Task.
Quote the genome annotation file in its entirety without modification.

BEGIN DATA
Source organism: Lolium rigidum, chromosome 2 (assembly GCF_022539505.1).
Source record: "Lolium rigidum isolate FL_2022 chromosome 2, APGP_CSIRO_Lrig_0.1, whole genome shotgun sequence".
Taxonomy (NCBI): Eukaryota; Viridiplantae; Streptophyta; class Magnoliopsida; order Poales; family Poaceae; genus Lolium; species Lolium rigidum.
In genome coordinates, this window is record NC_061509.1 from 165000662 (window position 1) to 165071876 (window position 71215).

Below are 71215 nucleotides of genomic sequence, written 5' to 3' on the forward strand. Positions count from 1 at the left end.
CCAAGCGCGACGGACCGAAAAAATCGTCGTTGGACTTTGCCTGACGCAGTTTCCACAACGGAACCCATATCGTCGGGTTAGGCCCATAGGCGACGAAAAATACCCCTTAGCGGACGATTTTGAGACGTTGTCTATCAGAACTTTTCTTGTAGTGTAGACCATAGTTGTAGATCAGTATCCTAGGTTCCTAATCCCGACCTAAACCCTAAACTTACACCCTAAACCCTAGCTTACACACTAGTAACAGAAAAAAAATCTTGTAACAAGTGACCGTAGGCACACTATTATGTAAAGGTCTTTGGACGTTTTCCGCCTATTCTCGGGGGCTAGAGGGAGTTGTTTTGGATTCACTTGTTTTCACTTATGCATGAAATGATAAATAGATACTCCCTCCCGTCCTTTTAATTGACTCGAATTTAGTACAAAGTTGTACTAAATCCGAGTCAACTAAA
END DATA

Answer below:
Source organism: Lolium rigidum, chromosome 2 (assembly GCF_022539505.1).
Source record: "Lolium rigidum isolate FL_2022 chromosome 2, APGP_CSIRO_Lrig_0.1, whole genome shotgun sequence".
Taxonomy (NCBI): Eukaryota; Viridiplantae; Streptophyta; class Magnoliopsida; order Poales; family Poaceae; genus Lolium; species Lolium rigidum.
In genome coordinates, this window is record NC_061509.1 from 165000662 (window position 1) to 165071876 (window position 71215).

Below are 71215 nucleotides of genomic sequence, written 5' to 3' on the forward strand. Positions count from 1 at the left end.
CCAAGCGCGACGGACCGAAAAAATCGTCGTTGGACTTTGCCTGACGCAGTTTCCACAACGGAACCCATATCGTCGGGTTAGGCCCATAGGCGACGAAAAATACCCCTTAGCGGACGATTTTGAGACGTTGTCTATCAGAACTTTTCTTGTAGTGTAGACCATAGTTGTAGATCAGTATCCTAGGTTCCTAATCCCGACCTAAACCCTAAACTTACACCCTAAACCCTAGCTTACACACTAGTAACAGAAAAAAAATCTTGTAACAAGTGACCGTAGGCACACTATTATGTAAAGGTCTTTGGACGTTTTCCGCCTATTCTCGGGGGCTAGAGGGAGTTGTTTTGGATTCACTTGTTTTCACTTATGCATGAAATGATAAATAGATACTCCCTCCCGTCCTTTTAATTGACTCGAATTTAGTACAAAGTTGTACTAAATCCGAGTCAACTAAA